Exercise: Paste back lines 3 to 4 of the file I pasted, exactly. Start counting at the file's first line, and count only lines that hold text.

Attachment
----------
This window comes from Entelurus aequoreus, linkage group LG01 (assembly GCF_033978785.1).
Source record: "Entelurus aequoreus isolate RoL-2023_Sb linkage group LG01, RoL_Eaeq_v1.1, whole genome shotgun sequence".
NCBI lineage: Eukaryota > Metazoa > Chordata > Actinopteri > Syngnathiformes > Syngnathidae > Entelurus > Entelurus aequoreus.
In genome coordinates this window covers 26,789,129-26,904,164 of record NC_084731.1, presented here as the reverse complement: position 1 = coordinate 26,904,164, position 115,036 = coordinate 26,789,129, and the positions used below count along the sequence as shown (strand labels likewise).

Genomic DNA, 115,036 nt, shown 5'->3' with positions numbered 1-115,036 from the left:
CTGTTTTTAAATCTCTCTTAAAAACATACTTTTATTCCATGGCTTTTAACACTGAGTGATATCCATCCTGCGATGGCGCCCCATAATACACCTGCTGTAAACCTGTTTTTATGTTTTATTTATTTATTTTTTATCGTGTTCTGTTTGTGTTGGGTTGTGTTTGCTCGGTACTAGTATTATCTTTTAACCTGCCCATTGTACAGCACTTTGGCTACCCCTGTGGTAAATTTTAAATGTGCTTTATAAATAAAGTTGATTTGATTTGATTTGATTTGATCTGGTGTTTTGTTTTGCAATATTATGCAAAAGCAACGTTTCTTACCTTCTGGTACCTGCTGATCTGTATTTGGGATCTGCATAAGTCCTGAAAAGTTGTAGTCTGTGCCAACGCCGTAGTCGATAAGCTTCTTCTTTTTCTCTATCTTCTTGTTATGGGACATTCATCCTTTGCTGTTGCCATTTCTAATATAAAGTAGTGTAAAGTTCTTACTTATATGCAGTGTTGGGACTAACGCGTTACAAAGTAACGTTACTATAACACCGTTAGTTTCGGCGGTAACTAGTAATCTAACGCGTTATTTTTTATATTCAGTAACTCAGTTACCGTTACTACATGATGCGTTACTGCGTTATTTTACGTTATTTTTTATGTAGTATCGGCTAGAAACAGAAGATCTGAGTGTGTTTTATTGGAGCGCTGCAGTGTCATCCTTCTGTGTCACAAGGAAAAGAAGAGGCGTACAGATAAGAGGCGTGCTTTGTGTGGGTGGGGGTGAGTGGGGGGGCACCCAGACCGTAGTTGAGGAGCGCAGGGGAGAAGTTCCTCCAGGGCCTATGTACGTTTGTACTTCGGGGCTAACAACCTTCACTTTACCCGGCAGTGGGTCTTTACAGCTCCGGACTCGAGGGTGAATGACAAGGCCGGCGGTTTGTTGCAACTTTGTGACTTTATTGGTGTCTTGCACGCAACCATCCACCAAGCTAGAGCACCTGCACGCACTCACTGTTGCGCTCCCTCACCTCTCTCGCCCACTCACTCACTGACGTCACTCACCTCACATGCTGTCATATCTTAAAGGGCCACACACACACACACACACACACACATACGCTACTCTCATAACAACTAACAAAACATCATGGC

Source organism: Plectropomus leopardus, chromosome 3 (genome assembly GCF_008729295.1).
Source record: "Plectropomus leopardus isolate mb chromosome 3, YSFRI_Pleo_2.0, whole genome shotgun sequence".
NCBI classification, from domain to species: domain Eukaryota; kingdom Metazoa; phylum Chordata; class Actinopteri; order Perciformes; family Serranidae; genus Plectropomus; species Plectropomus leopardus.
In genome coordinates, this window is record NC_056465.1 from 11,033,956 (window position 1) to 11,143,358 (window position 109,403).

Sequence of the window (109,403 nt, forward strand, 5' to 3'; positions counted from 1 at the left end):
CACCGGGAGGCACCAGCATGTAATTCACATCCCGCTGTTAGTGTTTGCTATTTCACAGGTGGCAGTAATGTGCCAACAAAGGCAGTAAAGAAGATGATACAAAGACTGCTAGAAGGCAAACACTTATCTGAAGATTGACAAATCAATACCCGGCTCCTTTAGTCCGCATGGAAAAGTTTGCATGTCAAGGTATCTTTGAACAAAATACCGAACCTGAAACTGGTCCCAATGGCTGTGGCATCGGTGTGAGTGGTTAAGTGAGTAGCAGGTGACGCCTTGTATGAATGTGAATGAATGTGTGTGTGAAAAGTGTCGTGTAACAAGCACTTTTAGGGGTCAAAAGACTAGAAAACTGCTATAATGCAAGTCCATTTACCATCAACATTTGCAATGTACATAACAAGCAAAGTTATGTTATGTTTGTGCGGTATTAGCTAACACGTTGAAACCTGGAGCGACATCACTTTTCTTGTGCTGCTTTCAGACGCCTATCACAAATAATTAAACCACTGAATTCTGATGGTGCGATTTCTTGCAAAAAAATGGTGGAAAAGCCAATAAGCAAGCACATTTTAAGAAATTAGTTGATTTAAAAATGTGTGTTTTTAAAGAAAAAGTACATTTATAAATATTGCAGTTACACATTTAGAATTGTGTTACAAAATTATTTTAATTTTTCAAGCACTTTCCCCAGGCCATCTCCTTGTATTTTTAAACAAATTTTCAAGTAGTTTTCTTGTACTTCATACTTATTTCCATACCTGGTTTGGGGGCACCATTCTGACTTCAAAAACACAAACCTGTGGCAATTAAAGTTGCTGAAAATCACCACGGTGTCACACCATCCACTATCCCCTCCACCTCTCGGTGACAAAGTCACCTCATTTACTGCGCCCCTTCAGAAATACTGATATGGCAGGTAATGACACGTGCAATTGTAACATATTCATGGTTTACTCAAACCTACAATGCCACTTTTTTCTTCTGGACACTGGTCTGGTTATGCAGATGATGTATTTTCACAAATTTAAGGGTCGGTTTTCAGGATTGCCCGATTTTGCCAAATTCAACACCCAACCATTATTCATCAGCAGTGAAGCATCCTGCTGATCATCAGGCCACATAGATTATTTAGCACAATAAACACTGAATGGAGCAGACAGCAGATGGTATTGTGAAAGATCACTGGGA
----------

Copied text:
NCBI lineage: Eukaryota > Metazoa > Chordata > Actinopteri > Syngnathiformes > Syngnathidae > Entelurus > Entelurus aequoreus.
In genome coordinates this window covers 26,789,129-26,904,164 of record NC_084731.1, presented here as the reverse complement: position 1 = coordinate 26,904,164, position 115,036 = coordinate 26,789,129, and the positions used below count along the sequence as shown (strand labels likewise).